I came across the word ‘Lagom’ (pronounced “la-gum”) recently. It’s Swedish and means, just right. Not too much. Not too little.
I wrote it on a post-it and have had it stuck to my computer for the last four weeks. It acts as a constant reminder of staying in balance or being in the place of ‘just enough’.
The tricky thing about this is finding the line – when does too little become too much. And do we need to cross the line to realise it, or can we simply hold the line?
It’s an easy one to apply to your body because it tells you at some point (the feedback is getting earlier by the minute thanks to predictive data and AI) that you pushed too hard and need to pull back.
But what about your brand? How do we know we have pushed too hard or we need to crack the whip?
Marketing speak for pushing too hard is – saturation. This can be good and bad. Good in the sense that you have a solid level of brand awareness. Not so good though because everyone is sick of you… and when it comes to your content they just scroll by (and in some cases block you).
When we are one channel focused, i.e. posting to LinkedIn only, we are hitting up the same people over and over again with our messaging. This is all well and good if the content is meaningful, helpful and provides value to your audience (which may include one or more of the following: customers, investors, employees, suppliers, partners).
How you go about providing meaning, help and value (overtime) – demonstrates to your audience what makes your brand unique and valuable. This is what we call positioning. The stories that you tell at every touch point are positioning your brand in the hearts and minds of your stakeholders.
An email I recently signed up to has constantly disappointed me. At every opportunity they are trying to sell. I have already purchased one of their products and by continuing the hard sell they are making me feel like the product I have already purchased is incomplete. It left a bad taste and so I no longer trust them – subsequently every time I come across them I am now looking for evidence to support this thinking.
The point here is – ‘Lagom’ is relative to your audience and your message.
One of the questions that I always get asked is – how many times a day/week should I be posting. It’s a nothing question for me because the focus becomes about you and the output and not your audience. If you forget for a second that you can post every hour of the day/week and switch this to what if I only could post once a year – how would this change the content you put out there? (This takes us back to the old days when TV, print, radio and outdoor advertising were the main go to… and because of the cost alone you put all your effort in creating the best content you possibly could).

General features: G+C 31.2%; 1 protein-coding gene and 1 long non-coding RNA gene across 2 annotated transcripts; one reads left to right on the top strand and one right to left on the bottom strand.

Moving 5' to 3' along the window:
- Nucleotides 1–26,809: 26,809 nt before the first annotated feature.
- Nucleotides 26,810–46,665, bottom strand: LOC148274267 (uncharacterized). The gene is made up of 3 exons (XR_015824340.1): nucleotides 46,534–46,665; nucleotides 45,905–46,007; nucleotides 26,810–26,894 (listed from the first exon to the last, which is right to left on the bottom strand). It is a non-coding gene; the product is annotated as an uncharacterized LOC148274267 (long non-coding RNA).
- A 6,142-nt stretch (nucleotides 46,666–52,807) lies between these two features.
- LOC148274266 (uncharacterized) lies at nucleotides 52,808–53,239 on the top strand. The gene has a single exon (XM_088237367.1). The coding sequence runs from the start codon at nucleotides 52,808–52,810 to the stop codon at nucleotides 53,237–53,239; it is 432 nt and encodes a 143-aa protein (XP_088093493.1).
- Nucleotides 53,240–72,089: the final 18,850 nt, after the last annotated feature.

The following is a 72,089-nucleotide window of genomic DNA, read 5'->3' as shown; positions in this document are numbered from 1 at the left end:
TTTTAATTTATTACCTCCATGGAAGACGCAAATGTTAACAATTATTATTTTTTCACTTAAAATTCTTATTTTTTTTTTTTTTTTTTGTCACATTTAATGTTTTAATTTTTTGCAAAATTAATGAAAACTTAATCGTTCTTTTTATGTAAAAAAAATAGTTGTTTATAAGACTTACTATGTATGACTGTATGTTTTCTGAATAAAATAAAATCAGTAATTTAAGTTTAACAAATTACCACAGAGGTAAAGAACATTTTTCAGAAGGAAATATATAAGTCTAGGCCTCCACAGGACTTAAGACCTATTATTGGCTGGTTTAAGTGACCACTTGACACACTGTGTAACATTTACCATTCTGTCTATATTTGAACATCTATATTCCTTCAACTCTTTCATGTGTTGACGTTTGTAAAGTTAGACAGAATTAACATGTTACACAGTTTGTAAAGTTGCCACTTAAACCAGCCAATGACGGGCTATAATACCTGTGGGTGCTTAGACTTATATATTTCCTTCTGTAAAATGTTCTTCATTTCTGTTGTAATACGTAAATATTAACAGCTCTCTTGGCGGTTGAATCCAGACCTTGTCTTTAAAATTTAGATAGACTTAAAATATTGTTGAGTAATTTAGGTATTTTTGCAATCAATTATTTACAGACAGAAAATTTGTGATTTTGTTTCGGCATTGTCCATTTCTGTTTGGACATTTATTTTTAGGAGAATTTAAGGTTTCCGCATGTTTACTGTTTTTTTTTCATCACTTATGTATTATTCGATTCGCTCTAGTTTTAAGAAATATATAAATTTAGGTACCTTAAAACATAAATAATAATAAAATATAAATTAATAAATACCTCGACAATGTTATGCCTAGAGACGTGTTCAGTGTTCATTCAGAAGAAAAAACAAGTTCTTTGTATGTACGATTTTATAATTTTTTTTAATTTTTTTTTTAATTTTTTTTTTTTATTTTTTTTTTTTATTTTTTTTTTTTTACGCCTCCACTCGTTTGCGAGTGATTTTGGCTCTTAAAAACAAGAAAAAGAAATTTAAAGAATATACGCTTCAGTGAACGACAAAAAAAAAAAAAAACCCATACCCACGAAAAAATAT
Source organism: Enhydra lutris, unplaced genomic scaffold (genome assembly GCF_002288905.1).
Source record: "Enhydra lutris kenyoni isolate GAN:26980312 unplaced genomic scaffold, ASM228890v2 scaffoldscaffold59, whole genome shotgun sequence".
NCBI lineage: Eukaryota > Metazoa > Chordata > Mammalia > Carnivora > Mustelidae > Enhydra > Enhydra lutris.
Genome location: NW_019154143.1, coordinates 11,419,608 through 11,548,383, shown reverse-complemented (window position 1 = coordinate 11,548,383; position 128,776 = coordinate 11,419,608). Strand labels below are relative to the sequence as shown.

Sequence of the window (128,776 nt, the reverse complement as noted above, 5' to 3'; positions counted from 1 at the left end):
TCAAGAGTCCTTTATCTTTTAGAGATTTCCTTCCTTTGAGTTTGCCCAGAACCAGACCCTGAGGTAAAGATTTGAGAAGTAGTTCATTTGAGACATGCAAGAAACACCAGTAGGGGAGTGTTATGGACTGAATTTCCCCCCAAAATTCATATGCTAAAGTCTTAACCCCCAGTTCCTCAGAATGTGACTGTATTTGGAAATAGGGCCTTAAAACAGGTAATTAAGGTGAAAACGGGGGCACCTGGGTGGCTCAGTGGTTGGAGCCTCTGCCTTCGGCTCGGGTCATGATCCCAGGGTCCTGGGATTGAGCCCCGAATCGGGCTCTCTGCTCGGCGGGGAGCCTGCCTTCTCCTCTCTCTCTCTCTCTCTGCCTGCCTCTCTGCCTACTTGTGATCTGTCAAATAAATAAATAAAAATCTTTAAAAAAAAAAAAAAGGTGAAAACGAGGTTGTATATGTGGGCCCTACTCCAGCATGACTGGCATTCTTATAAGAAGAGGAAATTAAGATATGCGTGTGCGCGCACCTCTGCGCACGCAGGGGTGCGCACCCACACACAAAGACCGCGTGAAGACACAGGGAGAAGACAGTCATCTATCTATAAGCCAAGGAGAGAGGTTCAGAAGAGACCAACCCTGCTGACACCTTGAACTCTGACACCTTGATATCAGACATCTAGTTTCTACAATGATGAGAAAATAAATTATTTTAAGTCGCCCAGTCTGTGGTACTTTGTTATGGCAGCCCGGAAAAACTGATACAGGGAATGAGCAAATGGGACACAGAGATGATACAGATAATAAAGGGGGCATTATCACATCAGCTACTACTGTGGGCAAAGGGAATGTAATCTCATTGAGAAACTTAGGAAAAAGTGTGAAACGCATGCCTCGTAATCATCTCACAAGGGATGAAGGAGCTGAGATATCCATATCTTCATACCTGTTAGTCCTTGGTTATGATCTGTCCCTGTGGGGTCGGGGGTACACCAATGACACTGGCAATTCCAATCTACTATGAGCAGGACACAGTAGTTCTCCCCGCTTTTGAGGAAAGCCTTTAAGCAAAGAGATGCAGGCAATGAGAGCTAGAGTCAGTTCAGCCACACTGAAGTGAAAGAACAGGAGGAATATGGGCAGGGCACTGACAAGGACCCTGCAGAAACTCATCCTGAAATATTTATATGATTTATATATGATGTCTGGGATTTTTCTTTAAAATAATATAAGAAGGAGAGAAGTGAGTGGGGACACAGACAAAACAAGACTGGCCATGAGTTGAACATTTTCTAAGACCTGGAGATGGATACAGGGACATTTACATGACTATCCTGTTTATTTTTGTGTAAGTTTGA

To check whether your brand is in a place of saturation you need to be regularly reviewing your brand performance using both qualitative and quantitative measures.
The measures of brand saturation are the same as brand fatigue: sales dropping, less traffic to your website, social media engagement numbers are down and customer average spend has plateaued or in decline along with your brand awareness.
You can also ask for direct feedback from the people you want to reach – across all your communication channels (email marketing, social media, trade-shows, outdoor advertising, PR, print, digital advertising, events, intranet, sales teams, etc). What do they think about your content and is it adding meaning, help and value to their lives?
If you are genuinely seeking the truth, it will come to you. Be open and learn forward. This is what makes marketing so fabulous. It’s constantly an optimisation game!
So back to Lagom… where is your brand? Too little? Too much? Or Lagom?
(Your answer will most likely dictate your 2024 (and beyond) marketing strategy… if you want to chat about this, I am always up for a coffee to talk marketing strategy. My new favourite cafe is Stitch in QVB, Sydney).